LANGFITT: Caldwell Community College's IT program prepares students to apply to Google, particularly former furniture workers like Rice. But Rice hadn't been to school since the '70s.

Ms. RICE: It was rough. It really was because a lot of the students at Caldwell were coming out of high school. So, they are still knowing things. I had to take English all over and had to write papers.

LANGFITT: Rice knew how to send e-mail and browse the Web. But that was it. At the college, she and fellow students learned how to dismantle hard drives.

Ms. RICE: I'm back to screwing it up. That's the wrong one. Which ones go in there?

LANGFITT: Answered questions like this.

Unidentified Man #1: What's the difference between hyper-threaded and hyper-transport?

LANGFITT: And grill each other on terminology.

Unidentified Man #2: Like http. You've heard of that? That's the beginning of every Web page. It's a hypertext proto - hypertext transmission protocol.

LANGFITT: Former furniture workers weren't the only ones in class. There were also children of furniture workers, like Derrick Lingle. Lingle is 20 years old and had been studying computers at the school. He also worked part time in a restaurant earning 2.50 an hour plus tips. I spoke with him at another restaurant downtown. He said his mother, Shelby, had worked for decades in furniture.

Mr. DERRICK LINGLE: She basically said, you're not going into furniture. I'm not going to let you have that kind of life that I've had, because it's a grueling job. I mean, she comes home and she will be dirty from her hands to her feet. So, she didn't want that kind of job for me because she knew I could do better.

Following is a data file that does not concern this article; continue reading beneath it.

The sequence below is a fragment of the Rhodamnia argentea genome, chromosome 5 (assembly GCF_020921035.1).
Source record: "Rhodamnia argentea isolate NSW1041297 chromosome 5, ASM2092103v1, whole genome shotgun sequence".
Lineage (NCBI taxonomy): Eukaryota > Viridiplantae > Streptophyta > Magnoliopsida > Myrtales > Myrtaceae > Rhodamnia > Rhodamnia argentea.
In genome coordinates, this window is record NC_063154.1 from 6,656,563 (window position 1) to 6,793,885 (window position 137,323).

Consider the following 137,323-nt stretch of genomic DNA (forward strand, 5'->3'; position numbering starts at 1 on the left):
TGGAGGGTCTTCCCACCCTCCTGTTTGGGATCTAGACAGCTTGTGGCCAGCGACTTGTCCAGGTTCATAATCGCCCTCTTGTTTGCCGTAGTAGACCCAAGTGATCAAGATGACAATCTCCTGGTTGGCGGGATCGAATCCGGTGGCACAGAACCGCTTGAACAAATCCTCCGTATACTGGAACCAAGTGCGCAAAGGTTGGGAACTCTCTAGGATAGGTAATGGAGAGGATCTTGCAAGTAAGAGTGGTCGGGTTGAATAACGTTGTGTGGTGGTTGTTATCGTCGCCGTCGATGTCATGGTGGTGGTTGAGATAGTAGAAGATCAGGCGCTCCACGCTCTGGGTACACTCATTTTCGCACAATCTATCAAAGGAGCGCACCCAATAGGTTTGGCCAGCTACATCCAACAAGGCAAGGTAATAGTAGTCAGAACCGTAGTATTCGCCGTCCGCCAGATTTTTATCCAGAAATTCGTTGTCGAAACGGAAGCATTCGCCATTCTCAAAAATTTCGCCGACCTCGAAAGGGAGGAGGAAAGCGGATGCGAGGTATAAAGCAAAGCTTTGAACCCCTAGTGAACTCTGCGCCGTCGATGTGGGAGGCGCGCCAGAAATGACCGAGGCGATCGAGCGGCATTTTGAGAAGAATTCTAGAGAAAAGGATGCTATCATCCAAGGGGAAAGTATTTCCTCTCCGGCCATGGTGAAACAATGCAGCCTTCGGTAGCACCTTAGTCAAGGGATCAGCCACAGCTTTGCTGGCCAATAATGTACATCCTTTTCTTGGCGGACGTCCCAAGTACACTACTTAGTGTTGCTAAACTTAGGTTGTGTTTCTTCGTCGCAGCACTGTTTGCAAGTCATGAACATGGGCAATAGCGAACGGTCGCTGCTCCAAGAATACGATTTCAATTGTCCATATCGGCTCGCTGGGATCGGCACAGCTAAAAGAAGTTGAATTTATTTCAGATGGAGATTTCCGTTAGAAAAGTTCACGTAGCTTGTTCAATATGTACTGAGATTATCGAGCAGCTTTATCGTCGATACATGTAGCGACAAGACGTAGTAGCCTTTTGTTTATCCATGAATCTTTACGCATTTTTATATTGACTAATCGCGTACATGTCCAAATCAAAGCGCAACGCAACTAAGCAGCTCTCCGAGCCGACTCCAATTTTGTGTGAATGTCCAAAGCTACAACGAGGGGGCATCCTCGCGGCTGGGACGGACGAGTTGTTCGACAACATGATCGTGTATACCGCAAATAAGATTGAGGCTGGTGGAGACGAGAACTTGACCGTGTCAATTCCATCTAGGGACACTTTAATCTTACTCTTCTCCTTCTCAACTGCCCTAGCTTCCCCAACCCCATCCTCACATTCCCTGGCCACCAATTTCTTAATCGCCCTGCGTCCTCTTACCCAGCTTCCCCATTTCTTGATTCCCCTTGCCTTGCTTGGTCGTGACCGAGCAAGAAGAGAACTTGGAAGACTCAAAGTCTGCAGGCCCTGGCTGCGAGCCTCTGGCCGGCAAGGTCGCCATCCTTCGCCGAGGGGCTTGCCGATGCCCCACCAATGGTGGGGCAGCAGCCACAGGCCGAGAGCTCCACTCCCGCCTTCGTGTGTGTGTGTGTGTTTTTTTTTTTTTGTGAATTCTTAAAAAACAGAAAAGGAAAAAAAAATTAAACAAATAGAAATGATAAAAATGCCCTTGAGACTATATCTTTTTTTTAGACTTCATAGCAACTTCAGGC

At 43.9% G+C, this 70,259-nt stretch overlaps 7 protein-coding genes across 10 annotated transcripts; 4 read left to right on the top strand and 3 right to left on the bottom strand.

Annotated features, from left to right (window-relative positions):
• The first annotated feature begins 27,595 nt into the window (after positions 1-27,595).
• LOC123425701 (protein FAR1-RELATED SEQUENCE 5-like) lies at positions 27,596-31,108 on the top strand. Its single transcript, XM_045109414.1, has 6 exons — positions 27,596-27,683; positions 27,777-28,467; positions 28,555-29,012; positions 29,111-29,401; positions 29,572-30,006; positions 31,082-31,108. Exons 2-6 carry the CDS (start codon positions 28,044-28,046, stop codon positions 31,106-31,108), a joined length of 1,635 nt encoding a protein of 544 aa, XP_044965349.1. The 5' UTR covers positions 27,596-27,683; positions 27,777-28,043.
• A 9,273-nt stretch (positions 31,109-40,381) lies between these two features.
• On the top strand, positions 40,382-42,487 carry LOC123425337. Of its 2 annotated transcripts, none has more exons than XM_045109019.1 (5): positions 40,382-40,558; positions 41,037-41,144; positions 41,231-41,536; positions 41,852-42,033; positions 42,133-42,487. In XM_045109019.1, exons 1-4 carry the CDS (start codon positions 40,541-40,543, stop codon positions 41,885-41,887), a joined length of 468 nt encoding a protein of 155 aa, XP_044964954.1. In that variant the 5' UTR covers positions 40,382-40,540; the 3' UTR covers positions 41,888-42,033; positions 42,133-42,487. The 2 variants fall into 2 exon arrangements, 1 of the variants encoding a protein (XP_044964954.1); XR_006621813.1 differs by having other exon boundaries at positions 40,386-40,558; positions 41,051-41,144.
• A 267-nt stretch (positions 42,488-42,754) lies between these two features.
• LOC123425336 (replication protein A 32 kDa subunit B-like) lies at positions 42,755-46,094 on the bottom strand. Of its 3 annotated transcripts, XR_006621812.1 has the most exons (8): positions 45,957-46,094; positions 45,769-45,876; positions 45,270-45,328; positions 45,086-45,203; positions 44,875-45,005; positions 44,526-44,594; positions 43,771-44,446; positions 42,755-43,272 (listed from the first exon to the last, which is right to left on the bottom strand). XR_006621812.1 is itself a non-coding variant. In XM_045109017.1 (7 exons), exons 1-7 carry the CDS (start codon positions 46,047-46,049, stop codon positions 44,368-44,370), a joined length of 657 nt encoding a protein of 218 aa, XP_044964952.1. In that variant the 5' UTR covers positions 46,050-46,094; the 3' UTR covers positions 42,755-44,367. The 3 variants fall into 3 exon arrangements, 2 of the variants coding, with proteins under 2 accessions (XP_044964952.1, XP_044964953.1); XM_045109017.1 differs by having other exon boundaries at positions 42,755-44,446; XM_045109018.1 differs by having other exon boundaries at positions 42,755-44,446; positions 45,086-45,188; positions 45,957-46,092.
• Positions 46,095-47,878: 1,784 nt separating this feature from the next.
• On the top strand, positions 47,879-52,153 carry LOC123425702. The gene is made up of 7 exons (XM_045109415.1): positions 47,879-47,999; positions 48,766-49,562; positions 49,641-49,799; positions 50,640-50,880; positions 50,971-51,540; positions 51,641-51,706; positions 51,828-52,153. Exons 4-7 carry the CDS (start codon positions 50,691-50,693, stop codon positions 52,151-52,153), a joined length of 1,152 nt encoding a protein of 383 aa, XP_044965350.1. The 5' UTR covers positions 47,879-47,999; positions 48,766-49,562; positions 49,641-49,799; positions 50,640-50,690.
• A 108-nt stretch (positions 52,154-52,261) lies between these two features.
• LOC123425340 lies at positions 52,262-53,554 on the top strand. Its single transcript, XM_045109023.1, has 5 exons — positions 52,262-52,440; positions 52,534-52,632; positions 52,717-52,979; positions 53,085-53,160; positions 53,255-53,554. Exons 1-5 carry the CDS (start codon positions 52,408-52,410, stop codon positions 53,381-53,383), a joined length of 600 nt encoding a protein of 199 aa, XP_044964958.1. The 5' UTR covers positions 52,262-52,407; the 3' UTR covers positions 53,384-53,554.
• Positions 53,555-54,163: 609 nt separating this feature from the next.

LANGFITT: Derrick began tinkering with computers at age eight. His aunt Sheila fixed them as a hobby.

Mr. LINGLE: She basically sat down with me and described what she was doing. And that was back in the days of Windows 98. But even as a younger child, I would get into trouble by taking my mom's alarm clock apart. She wasn't too happy about that at the time because that's what she needed to get up in the morning with.

LANGFITT: As classes wound out, this became clear. Curtis, Rice and Lingle would compete with fellow students for a small number of jobs at Google. Darlene Richardson, one of their teachers, did not like the odds.

Professor DARLENE RICHARDSON (Web Design, Caldwell Community College): My heart breaks for them, you know. They need a job and they're very dedicated, you know. And I want them to get a job over there. But I'm worried. I don't believe there's enough jobs for all of them.

LANGFITT: Bill Curtis worried, too. He'd spent nearly three years retraining. Google offered a way out of furniture's dead end.

Mr. CURTIS: I would be bitterly disappointed if I don't find a job in the IT field somewhere.

(Soundbite of music)

LANGFITT: Caldwell Community's IT Institute graduated its first class in the fall of 2007. The students - about 40 in all - wore khakis and blue T-shirts with the program's insignia.

Unidentified Man #4: Bill Curtis.

(Soundbite of applause)

Unidentified Man #4: Derrick Lingle.

(Soundbite of applause)

Unidentified Man #4: Margo Rice.

(Soundbite of applause)

Unidentified Man #4: I now pronounce you proud graduates. Let's hear for the graduates.

(Soundbite of applause)

LANGFITT: The students drifted out of the auditorium full of hope and anxiety. Interviews with Google were just a couple of months away. Tomorrow, who got a job with Google and who didn't.

Frank Langfitt, NPR News.

(Soundbite of music)

SIEGEL: If you changed careers late in life, we'd like to hear why and how you did it. Just send an e-mail to reinvent@npr.org. And be sure to include a picture of the new you. Your stories will live on the NPR Web site and may help others who are in the process of making a career change late in life. Once again, send your stories and pictures to reinvent@npr.org.